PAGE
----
Team Kayak River Gambia

We finished last night’s late night session with our alarms set for 4am, giving us enough time to wake up and take some food in ready for the tide at 5am. Unfortunately our limited sleep was cut short when we were woken by the engines being started on the boat at 2:30am. We were slightly confused but soon realised we had drifted far from our anchor point as we could see lights ahead of us on the south bank for Tendaba Tourist Camp, which we knew we had passed. A massive fishing net had engulfed our boat, the force of the net and the tide caused us to drift 3km backwards before our anchor caught onto a massive cluster of old nets and huge tree trunk on the riverbed forming a massive weight. The crew managed to get the anchor up to the side of the boat, it took 8 people to haul it up. They then began to cut the anchor free- that took 3 hours! We retraced our track back to our original anchor point using our GPS and prepared for our day. We had lost an hour due to the anchor fiasco but we got on our way just before 6am.

The net and tree debris stuck on our anchor

The net and tree debris stuck on our anchor

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The river is now wide making it hard to find the channel with the fastest flowing water. Getting our line wrong means we lose speed and add extra mileage trying to get onto the best line- it can be extremely frustrating to know that there could be faster water to our left or right, but it could be over a kilometre away!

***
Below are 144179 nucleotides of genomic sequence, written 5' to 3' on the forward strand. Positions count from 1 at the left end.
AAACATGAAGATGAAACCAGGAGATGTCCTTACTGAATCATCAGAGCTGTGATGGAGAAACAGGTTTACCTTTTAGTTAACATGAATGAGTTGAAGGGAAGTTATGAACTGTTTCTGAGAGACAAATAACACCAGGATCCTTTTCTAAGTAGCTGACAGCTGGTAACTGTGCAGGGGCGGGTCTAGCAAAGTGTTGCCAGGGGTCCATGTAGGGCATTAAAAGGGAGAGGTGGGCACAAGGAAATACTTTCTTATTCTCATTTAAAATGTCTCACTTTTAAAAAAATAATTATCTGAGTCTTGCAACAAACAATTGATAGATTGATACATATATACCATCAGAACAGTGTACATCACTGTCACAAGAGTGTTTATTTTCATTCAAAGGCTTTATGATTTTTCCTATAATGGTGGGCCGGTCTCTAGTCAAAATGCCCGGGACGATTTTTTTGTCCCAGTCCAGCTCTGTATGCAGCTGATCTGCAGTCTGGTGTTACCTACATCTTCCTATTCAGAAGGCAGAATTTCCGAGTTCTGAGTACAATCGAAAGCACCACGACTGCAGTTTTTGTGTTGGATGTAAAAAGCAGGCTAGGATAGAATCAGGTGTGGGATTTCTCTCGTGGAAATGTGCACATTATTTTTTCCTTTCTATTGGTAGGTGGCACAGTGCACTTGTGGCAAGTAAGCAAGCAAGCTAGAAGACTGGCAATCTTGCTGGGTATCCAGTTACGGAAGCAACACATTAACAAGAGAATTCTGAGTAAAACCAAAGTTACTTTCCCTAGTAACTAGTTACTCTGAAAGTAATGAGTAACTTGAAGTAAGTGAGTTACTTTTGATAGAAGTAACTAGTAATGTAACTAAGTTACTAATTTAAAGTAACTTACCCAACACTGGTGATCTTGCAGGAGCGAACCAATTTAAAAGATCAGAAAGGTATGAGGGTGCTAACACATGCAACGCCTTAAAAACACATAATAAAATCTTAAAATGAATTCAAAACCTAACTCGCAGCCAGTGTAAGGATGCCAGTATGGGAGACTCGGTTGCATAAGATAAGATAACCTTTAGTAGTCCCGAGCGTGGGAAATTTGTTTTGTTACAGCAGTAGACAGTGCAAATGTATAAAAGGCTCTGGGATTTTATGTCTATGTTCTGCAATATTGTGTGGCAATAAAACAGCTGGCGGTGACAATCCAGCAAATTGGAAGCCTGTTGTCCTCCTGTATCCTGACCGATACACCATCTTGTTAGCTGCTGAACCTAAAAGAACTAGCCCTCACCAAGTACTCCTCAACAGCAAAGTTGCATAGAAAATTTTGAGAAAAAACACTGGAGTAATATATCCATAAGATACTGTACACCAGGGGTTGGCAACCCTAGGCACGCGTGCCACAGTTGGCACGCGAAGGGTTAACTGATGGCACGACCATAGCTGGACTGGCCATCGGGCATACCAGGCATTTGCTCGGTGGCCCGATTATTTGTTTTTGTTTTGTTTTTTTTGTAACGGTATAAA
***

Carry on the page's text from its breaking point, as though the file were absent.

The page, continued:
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Although our morning session was cut short by the anchor problem we still managed 28km.

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We managed to catch up on some much needed sleep after our early morning session and got back out on the water again at 3pm. This was our most punishing stretch of water yet. We were faced with never ending corners that were disappearing under 1.5m waves and swells, most of which caused the kayak to nose dive severely before effectively breaking on Kamil! The constant wave bombardment really took it out of us physically and there were times we did not think we were going to cover the distance we knew we had to.

Our Kayak & Support boat anchored by James Island

Our Kayak & Support boat anchored by James Island

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The only respite was some dolphins that decided to come and play near the support boat, their playfulness worried us at times as they could easily tip our kayak. Thankfully they were more interested in the engines of the support boats and kept a safe distance. A crazy jumping kobo fish jumped into my spray deck which startled me but at least I can say I have caught a fish on this trip! We managed to cover 27km in the afternoon stint leaving a mere 22km to cover in our late night stint in order to get to our target stop point at Dog Island.

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We decided to do a reconnaissance trip in Mark’s boat to assess the conditions that we might face on our final night session. It was probably not the brightest idea as psychologically it was demoralising as it took nearly 30mins even in Mark’s boat with a 75 horsepower engine. it Was nice to get of the boat for a bit and speak to Marcel from Sitanunku Lodge www.sitanunkulodge.com about the weather and tide conditions as we are in the mouth of the river. Armed with new information about the best way to cross the mouth of the river we headed back to the boat to get some sleep in before our night session which was planned for 12:30.

Our Final Sunset on the way to Sitanunku

Our Final Sunset on the way to Sitanunku